XAML LinearGradientBrush: Rotating the Gradient
In a previous article we started discussing brushes, specifically the SolidColorBrush. This article switches focus to the LinearGradientBrush and rotating gradients.
A LinearGradientBrush allows you to paint an area with a linear gradient. When creating a linear gradient, you control the direction and position of the gradient, along with the colors that make up the gradient and the locations at which the colors change.
Rotating the Gradient
You can easily rotate a gradient by changing its StartPoint and EndPoint values. In the example shown in the Figure below, the start point and end point have been changed so that they create a horizontal line.
The following markup changes only the StartPoint and EndPoint values:
<Rectangle Width="200" Height="100">
<GradientStop Color="Yellow" Offset="0.0" />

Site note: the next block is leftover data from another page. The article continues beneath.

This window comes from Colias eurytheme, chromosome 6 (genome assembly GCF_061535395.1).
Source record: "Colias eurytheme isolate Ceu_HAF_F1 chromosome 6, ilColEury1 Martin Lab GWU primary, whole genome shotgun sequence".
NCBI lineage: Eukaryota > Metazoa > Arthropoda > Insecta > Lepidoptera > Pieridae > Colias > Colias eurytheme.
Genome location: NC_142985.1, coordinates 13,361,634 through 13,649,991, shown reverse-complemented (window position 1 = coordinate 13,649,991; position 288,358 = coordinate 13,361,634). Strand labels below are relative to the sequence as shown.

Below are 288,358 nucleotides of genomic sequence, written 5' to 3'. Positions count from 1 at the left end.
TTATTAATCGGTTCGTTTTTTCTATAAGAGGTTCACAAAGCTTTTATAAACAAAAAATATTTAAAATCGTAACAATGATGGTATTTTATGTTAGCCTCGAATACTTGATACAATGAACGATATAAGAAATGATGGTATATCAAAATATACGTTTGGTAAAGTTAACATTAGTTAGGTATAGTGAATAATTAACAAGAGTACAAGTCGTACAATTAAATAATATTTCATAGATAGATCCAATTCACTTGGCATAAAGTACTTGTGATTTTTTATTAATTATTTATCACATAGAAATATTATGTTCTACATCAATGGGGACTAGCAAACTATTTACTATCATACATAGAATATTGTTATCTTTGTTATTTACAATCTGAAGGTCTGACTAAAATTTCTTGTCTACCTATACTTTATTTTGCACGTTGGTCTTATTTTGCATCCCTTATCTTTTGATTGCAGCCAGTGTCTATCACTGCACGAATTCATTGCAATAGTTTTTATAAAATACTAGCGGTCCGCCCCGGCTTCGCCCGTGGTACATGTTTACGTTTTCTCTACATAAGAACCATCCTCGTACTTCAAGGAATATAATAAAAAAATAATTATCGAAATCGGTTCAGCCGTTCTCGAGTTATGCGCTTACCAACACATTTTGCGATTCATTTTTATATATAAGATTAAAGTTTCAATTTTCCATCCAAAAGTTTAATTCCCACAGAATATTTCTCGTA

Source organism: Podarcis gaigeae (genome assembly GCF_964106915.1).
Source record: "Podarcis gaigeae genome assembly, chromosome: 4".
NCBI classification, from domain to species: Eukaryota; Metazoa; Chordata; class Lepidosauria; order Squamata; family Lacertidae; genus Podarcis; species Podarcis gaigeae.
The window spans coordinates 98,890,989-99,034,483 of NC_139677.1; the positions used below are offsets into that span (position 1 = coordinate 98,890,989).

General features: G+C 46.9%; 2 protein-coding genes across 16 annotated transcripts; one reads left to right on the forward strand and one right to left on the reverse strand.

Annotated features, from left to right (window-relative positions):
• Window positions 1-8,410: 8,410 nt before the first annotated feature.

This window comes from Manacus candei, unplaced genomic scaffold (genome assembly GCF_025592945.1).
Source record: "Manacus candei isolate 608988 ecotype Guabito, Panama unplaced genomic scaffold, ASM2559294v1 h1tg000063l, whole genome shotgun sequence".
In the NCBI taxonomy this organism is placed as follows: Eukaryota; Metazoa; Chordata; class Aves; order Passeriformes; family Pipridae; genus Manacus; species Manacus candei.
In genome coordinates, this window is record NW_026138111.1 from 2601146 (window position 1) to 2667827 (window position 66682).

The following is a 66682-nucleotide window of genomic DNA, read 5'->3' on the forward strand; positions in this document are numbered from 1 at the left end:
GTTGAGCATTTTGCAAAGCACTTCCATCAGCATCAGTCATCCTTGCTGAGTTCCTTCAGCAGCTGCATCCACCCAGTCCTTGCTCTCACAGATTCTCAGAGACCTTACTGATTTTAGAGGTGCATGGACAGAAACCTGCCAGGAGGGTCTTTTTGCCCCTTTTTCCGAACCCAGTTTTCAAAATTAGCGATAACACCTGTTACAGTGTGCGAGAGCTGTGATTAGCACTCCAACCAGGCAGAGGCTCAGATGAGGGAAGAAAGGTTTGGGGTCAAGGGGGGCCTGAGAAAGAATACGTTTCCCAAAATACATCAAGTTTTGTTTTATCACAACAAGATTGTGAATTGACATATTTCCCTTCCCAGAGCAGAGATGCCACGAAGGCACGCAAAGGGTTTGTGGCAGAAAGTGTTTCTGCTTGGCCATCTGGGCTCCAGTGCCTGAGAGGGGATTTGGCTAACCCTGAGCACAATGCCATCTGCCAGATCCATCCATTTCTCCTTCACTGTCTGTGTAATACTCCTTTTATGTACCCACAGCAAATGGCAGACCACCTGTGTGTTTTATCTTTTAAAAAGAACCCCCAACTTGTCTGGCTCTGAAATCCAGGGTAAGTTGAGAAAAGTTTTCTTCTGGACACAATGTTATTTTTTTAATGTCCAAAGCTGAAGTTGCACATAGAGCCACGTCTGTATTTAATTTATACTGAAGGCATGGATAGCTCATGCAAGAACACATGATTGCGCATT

<GradientStop Color="Red" Offset="0.25" />
<GradientStop Color="Blue" Offset="0.75" />
<GradientStop Color="LimeGreen" Offset="1.0" />
The endpoints don’t need to be horizontal, vertical, or diagonal, of course. The Figure below shows a gradient from the sample (second column, second row) that uses a slightly different angle, and shows its effect on the gradient.
TIP: If you would prefer not to have the coordinate mapping system relative to the bounding box, you can modify the MappingMode property of the LinearGradientBrush to Absolute, as opposed to its default value of RelativeToBoundingBox.
This post is an excerpt from the online courseware for our Windows 8 Using XAML: Bindings, Shapes, and Animation course written by expert Ken Getz.
Ken Getz is a Visual Studio expert with over 25 years of experience as a successful developer and consultant. He is a nationally recognized author and speaker, as well as a featured instructor for LearnNowOnline.
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